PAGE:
I designed the studio general chemistry course to integrate the typically separate and unique lecture and laboratory courses. The studio course provides students with a learning community (they have the same GSI for both lab and discussion) and a total class size of only 100. Students also engage in unique hands-on learning activities. A more traditional emphasis on exams is replaced by a Water Chemistry project where students acquire a realistic research experience.
Integrating undergraduate research opportunities into introductory courses also led to the creation of the Honors Cup challenge in the 216H course. Student teams propose a three -step synthesis for a small organic molecule. Proposals are peer reviewed and the top four projects are selected for students to try.
I am also in charge of the midterm GSI feedback. CHEM 125, 130, 210, 211, and 216 GSIs are given feedback on aspects of their teaching. The goal is for GSIs to get feedback from their students while they can use it (as opposed to after the semester is over.) It can be a great opportunity to start a dialog with students about how their learning can be improved as well as to catch something simple that GSIs can do to make their experience even better.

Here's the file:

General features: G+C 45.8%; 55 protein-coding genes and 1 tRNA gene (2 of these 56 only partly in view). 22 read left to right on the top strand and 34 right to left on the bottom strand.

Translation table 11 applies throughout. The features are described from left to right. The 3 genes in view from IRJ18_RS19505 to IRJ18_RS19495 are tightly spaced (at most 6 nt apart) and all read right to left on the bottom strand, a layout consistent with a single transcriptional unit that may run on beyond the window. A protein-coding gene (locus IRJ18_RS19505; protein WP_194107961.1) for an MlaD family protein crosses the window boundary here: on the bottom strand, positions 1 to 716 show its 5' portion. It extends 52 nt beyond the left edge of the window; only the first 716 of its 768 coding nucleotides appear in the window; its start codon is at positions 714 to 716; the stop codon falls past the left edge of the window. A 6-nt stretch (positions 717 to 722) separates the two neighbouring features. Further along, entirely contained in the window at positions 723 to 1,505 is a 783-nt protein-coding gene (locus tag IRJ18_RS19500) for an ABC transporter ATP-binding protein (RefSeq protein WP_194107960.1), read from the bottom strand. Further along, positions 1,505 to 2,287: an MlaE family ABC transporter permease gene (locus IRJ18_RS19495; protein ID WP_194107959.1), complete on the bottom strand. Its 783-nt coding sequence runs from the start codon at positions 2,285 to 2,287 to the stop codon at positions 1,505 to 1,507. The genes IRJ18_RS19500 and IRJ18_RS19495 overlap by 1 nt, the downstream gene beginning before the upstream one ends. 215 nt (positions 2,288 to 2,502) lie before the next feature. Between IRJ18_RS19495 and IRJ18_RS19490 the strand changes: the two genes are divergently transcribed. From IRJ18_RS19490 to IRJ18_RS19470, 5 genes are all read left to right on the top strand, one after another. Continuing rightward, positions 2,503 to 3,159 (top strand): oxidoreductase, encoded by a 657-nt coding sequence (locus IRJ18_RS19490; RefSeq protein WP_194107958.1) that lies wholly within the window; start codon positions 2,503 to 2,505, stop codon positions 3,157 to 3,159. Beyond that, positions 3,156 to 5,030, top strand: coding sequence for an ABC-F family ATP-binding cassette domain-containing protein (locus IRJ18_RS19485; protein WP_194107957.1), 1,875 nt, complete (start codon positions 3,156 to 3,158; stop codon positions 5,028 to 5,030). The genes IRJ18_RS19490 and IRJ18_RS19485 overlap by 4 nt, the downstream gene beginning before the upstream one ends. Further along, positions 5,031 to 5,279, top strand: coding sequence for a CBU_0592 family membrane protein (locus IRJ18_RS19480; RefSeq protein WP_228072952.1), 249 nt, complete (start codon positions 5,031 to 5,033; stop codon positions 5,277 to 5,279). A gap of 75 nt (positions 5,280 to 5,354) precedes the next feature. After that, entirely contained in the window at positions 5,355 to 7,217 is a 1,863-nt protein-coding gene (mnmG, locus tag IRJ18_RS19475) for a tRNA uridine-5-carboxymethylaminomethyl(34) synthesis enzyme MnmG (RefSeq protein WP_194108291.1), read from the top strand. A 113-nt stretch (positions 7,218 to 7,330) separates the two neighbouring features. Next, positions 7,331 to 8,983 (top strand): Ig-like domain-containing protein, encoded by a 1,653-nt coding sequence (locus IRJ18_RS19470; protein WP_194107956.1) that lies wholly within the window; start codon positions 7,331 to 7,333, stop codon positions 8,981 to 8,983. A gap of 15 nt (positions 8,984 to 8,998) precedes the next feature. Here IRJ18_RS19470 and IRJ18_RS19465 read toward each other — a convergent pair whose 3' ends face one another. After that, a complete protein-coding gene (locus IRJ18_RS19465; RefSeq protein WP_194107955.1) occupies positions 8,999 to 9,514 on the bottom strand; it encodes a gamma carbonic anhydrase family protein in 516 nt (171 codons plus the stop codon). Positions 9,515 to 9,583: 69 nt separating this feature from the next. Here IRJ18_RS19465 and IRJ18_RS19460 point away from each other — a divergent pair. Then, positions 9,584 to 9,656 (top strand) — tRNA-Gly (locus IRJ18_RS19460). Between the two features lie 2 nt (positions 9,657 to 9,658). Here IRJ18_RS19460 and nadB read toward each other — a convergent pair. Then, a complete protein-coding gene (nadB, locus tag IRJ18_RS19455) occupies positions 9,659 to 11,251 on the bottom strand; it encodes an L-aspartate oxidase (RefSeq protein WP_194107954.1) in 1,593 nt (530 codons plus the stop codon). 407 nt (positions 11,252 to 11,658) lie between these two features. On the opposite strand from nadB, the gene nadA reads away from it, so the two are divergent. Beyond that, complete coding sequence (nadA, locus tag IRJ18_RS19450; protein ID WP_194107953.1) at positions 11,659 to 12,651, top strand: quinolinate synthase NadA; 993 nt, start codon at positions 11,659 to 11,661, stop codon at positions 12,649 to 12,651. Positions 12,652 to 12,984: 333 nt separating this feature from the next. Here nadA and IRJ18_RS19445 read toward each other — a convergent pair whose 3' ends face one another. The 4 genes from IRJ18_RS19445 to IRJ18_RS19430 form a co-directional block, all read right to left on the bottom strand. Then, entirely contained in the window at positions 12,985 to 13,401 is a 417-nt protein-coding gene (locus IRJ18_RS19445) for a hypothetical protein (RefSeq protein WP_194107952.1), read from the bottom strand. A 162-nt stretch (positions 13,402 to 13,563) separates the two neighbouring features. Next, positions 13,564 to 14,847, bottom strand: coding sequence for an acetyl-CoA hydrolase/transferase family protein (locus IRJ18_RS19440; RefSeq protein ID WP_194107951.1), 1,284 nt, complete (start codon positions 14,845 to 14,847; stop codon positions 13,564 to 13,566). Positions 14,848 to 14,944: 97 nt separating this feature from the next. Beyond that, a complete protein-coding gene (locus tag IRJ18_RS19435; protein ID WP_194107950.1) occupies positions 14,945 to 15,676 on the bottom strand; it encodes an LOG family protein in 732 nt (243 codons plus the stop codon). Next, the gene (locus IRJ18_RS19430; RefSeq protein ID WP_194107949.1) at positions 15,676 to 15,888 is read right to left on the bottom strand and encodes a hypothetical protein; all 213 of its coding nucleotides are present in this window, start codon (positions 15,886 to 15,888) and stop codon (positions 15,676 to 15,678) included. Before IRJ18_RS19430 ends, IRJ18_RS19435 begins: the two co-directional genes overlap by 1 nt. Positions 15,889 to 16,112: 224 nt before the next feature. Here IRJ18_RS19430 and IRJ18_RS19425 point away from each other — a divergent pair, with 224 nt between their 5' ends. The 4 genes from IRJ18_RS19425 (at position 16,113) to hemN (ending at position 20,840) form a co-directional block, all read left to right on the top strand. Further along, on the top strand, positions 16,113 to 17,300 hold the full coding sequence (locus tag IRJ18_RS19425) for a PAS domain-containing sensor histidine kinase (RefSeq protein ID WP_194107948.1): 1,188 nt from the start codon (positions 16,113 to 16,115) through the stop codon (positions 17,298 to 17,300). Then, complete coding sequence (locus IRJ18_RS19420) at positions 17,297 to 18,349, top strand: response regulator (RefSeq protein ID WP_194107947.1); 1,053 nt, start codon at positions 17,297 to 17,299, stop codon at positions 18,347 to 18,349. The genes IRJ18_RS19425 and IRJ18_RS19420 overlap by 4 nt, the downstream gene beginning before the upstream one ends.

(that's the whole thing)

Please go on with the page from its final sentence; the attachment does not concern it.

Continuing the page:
Evaluating methods to improve teaching in engineering. C.J. Finelli, A.C. Gottfried, M.L. Kaplan, V.M. Mesa, C. M. O'Neal, M.E. Piontek, Proceedings of the ASEE Annual Conference and Exposition, Chicago, IL. June 18-21, 2006.
Design and Implementation of a Studio-Based General Chemistry Course at the University of Michigan. A.C. Gottfried, R.D. Sweeder, J.M. Bartolin, J.A. Hessler, B.P. Reynolds, I.C. Stewart, B.P. Coppola, and M.M. Banaszak Holl, J. Chem. Educ. 2007, 84, 265-270.
The Great Wakonse Earthquake of 2003! A short, problem-based introduction to the titration concept. B.P. Coppola, A.C. Gottfried, R.L. Gdula, A.L. Kiste, N.W. Ockwig, J. Chem. Educ. 2006, 83, 600-603.